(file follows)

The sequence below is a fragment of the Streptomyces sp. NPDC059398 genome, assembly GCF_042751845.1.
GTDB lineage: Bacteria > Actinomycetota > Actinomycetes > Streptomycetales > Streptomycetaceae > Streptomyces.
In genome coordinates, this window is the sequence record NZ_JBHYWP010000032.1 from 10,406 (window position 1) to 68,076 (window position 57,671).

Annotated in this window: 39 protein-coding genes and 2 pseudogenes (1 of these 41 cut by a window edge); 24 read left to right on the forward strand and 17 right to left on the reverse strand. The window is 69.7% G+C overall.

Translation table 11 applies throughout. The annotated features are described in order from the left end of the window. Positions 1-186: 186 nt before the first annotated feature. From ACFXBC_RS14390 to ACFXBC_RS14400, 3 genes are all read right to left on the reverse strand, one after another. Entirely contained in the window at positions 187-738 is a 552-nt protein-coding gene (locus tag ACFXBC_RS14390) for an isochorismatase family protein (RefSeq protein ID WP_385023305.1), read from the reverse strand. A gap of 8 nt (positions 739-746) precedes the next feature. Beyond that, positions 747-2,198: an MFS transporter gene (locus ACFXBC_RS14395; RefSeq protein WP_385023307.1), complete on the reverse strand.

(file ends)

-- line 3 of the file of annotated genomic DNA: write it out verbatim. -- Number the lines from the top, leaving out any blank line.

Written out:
In genome coordinates, this window is the sequence record NZ_JBHYWP010000032.1 from 10,406 (window position 1) to 68,076 (window position 57,671).